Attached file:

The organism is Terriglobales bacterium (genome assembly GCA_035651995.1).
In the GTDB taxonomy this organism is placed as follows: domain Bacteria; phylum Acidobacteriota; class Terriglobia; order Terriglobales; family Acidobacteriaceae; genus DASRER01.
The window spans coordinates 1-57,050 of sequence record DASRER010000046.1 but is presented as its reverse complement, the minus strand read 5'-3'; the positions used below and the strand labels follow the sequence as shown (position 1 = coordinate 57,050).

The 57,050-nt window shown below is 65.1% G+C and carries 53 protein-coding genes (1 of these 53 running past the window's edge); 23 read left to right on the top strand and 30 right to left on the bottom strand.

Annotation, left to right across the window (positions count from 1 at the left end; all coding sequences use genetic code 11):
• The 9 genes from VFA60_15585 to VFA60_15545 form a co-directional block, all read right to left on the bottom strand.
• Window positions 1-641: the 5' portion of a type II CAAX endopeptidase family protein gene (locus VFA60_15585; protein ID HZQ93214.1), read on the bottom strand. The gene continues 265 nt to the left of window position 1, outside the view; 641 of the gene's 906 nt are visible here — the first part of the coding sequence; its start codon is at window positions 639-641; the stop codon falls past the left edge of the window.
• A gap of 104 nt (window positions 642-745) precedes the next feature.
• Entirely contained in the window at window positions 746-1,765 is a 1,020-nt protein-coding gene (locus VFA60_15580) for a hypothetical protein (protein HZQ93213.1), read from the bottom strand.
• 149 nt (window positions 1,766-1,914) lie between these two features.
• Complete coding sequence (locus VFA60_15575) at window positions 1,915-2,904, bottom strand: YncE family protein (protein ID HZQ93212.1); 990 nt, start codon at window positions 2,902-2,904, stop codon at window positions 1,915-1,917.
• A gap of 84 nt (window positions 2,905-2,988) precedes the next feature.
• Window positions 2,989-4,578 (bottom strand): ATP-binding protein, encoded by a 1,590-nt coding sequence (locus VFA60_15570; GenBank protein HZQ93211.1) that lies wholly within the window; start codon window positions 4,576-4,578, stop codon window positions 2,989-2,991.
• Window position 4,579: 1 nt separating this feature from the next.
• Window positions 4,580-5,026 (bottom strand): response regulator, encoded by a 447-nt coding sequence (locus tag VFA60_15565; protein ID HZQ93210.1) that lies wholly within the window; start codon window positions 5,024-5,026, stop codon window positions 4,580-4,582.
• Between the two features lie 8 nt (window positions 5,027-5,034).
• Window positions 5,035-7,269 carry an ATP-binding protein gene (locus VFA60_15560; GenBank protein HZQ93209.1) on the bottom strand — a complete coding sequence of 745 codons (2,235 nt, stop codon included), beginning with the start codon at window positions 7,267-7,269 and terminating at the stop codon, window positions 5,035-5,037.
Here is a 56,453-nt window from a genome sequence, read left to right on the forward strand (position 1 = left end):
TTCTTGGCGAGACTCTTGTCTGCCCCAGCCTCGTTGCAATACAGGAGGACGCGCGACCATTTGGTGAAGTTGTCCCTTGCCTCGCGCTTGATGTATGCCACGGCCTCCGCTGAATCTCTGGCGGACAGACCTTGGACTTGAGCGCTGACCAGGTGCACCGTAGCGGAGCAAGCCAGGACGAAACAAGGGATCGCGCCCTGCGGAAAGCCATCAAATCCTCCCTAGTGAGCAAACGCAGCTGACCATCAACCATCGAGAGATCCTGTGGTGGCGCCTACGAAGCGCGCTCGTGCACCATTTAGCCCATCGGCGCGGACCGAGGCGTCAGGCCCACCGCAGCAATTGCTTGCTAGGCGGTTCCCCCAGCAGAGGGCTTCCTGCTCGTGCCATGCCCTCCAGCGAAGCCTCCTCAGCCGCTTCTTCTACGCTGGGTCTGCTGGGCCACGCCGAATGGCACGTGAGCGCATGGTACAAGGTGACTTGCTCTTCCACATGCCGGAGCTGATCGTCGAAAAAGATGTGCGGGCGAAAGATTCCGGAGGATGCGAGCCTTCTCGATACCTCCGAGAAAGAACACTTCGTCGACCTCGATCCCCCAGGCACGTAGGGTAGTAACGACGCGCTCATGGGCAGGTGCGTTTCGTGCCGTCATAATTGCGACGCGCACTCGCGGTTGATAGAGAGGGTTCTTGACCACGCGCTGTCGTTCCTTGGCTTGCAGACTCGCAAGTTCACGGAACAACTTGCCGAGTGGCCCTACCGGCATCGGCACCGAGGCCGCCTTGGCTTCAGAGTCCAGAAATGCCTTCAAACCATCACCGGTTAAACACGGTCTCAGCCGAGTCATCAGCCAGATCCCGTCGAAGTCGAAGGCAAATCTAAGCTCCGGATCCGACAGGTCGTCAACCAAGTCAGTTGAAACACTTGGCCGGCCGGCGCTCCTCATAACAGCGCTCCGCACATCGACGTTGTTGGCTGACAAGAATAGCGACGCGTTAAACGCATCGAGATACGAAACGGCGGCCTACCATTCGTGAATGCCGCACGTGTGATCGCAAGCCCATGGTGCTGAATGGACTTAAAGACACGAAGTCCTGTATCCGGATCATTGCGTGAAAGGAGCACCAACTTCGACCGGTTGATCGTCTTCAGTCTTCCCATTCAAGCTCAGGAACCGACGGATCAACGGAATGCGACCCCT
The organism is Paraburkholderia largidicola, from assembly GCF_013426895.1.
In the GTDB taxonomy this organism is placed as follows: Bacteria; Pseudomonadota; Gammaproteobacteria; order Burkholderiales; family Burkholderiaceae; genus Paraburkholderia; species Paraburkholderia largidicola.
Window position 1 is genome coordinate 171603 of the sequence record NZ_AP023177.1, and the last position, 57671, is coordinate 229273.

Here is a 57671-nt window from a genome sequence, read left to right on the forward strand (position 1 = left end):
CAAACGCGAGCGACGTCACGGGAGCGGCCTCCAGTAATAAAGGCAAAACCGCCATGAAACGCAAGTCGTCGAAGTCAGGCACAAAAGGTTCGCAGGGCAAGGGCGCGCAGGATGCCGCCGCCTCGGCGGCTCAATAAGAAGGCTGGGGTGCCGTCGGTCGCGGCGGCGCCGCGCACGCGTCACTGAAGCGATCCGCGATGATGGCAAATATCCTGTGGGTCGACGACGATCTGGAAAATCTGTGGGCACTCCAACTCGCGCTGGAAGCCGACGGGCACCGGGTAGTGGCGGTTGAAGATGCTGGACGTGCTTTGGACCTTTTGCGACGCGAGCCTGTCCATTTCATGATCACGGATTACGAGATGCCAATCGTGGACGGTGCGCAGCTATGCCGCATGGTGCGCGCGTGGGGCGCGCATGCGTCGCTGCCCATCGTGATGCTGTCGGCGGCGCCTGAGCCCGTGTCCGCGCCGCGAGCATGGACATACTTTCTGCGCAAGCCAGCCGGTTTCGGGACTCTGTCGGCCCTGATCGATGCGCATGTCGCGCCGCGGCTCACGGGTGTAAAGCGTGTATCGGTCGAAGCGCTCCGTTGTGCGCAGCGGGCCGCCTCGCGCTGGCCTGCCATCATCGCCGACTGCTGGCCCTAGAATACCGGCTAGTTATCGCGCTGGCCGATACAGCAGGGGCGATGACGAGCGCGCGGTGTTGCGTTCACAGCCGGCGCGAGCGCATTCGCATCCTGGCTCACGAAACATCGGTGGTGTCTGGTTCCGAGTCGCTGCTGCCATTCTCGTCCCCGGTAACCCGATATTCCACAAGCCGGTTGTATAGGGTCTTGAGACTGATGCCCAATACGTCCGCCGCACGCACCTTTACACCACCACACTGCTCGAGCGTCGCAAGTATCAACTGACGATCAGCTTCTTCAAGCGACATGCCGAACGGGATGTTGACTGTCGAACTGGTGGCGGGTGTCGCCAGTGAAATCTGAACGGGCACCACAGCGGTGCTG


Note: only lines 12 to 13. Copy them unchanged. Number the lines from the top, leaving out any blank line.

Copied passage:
• A gap of 84 nt (window positions 2,905-2,988) precedes the next feature.
• Window positions 2,989-4,578 (bottom strand): ATP-binding protein, encoded by a 1,590-nt coding sequence (locus VFA60_15570; GenBank protein HZQ93211.1) that lies wholly within the window; start codon window positions 4,576-4,578, stop codon window positions 2,989-2,991.